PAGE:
How I am growing my technical skillset in 2022
This year will mark my sixth year working professionally as a Software Developer. In the first 4 years of my career I found my growth as a dev quite organic. I would learn large amounts from my colleagues and from working on projects and maintaining older ones. As well as gaining exposure to emerging technologies via twitter and other platforms.
However, I recently (going into my 5th year) found myself knowledgable (some in experience and some in awareness) across the stack and technologies at my disposal when developing software. To the point that there was no longer a very clear path on how I proceed with my growth journey.
One approach I have taken is to try and understanding computing at a lower level, which I do find interesting too, so is not excruciatingly painful to learn.
I have mainly been reading through The Imposter’s Handbook.
I found this really helping bridge quite a lot of gaps in my computer science knowlegde that I was missing, from being self-taught.
Covering topics like Big-O, Lamda Calculus, Data Structures and Algorithims, Computation, Complexity and Machines and much more.
I also found these new found learnings very helpful in my day job, where I have been working on a high performance database engine like application, so being able to crunch through data in the most optimum way and to understand where there are bottlenecks and why.
Another great resource that I have been referencing and watching some explainers from is Computerphile on Youtube. Their videos are of a really excellent quality and are helpful in breaking down complex computer science topics into managable and understandable explainers.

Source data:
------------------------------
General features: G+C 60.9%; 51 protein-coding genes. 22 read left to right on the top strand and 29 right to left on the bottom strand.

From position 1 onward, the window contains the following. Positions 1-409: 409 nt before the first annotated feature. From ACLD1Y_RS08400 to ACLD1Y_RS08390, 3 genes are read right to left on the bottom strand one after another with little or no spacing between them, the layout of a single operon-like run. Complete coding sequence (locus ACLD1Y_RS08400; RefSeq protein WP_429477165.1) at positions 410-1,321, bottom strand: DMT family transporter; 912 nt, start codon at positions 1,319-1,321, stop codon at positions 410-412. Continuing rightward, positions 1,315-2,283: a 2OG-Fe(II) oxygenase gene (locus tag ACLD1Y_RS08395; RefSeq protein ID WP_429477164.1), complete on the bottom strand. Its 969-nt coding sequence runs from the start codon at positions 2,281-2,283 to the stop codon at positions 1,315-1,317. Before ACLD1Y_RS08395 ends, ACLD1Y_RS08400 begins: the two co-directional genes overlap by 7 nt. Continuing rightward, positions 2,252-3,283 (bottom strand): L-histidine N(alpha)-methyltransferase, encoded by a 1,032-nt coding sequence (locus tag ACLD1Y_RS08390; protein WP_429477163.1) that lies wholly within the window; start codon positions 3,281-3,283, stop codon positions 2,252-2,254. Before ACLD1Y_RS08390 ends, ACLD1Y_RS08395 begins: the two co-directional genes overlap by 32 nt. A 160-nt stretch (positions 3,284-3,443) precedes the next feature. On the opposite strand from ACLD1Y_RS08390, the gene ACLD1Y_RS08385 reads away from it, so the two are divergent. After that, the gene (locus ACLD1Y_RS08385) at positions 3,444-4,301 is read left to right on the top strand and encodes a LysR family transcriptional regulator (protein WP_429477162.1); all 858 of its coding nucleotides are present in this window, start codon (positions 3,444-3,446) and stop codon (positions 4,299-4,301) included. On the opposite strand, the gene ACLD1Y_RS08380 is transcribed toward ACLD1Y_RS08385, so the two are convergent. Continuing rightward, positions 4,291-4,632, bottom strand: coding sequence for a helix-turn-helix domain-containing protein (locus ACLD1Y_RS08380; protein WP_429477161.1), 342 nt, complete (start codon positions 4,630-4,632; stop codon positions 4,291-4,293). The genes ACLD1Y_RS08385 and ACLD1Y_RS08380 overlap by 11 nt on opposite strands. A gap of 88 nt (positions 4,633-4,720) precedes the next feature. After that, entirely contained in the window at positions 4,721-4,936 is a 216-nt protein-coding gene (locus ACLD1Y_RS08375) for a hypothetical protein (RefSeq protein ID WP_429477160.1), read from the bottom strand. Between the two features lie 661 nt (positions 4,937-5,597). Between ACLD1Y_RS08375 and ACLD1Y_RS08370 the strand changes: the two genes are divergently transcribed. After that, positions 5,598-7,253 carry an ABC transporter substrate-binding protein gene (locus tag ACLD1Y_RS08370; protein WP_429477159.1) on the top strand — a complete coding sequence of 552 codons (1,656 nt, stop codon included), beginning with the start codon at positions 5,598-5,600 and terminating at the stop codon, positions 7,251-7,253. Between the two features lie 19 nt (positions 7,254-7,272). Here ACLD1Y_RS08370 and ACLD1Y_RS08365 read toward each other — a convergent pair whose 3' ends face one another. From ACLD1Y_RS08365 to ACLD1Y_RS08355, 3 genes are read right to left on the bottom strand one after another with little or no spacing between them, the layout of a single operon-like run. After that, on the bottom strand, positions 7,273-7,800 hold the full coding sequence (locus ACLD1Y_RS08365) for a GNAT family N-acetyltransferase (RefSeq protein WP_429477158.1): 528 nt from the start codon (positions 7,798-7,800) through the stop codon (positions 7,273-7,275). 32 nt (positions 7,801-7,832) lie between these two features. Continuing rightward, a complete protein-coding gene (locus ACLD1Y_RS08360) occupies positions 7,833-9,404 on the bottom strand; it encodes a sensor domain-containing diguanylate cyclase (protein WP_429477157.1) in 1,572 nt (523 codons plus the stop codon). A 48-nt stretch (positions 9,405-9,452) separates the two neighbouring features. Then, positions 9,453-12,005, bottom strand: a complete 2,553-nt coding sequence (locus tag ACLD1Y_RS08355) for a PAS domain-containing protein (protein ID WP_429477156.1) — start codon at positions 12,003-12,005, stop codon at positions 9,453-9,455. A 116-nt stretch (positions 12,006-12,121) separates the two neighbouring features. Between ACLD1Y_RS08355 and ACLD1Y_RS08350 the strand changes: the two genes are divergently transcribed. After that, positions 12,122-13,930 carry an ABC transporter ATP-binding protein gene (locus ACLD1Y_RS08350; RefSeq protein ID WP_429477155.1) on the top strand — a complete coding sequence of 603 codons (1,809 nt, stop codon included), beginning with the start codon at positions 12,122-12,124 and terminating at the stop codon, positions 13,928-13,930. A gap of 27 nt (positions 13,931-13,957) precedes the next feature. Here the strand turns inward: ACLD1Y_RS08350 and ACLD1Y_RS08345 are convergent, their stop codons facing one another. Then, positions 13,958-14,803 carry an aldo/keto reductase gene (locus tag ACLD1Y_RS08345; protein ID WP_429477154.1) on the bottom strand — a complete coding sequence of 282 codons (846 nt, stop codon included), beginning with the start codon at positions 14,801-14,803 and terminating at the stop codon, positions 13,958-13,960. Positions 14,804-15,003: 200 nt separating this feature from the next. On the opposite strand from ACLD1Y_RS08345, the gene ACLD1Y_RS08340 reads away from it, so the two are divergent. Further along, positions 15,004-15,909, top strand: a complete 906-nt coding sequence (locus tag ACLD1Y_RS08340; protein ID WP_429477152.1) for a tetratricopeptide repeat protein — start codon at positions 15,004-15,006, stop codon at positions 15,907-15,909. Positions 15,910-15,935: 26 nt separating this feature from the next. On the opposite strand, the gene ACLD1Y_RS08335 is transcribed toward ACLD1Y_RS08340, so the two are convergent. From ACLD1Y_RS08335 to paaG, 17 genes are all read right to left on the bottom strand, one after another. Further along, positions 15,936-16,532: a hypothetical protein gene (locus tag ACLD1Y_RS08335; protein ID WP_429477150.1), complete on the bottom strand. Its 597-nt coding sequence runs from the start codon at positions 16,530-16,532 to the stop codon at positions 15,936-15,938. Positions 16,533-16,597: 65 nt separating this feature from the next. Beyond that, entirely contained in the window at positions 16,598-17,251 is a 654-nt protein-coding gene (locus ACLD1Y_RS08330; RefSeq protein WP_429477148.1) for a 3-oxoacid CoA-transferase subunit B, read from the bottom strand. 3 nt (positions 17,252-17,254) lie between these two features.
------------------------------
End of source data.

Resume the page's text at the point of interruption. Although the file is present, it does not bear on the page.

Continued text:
Sometimes it takes some sinking in and some time later it will ‘click’ in my head, which is totally okay. It can be the case for me that I need to work through on a more true to life use case to properly understand some of the concepts.
An interesting video of theirs is how AES encryption works
As a Full-Stack dev, at this stage in my career, it has been suggested that I specialise more into Frontend or Backend development. Which is not really appealing to me, I enjoy being able to work at a good level across the whole stack.
The good news is you don’t have to specialise into solely Frontend or Backend or at all if you don’t want to. There are plenty of options however, and you don’t need to give anything up to take on a specialisation. Near enough anything can be specialised, some common examples are Site Reliability, Cloud, Security, Performance, UX, Developer Experience and Management.
I found myself drawn to mainly Performance and Security, both of which I have dabbled with in the past. I am currently drawing a focus on Performance however, as this has some relevancy in my day job too.
So I will be digging deeper into the previously mentioned resources and trying to gain a better understanding of computer science concepts that will help me develop more performant applications.
My advice would be pick something you enjoy, one of the more fun challenges I have worked on this past year has been developing performance improvements into some applications and it is technically challenging and fun to wrap your head around these concepts. If you pick something you enjoy, you are more likely to learn it at a deeper level and continue to apply it to your work.
Learning Different Things
I also have quite a decent knowledge of networking and computers in general, and have used this to deploy small scale solutions for some business in the past. I have also been learning more in this area and experimenting with things such as Docker a bit more and learning more about Linux servers, reverse proxies and much more.
So whilst I am applying some of these skills only in my own home network, I am already seeing parallels of how this will be useful and add to my existing server managments skills.
In 2022 I will be focusing on my specialisation into Performance as mentioned, I will also be trying to take ownership of these aspect of our applications and looking for ways they can be further developed in these aspects.
There are other skills to being a developer, soft skills and management. I have not mentioned them in this post as this is more technically oriented, but there are also many ways that you can refine and build those skills in order to be a better rounded developer.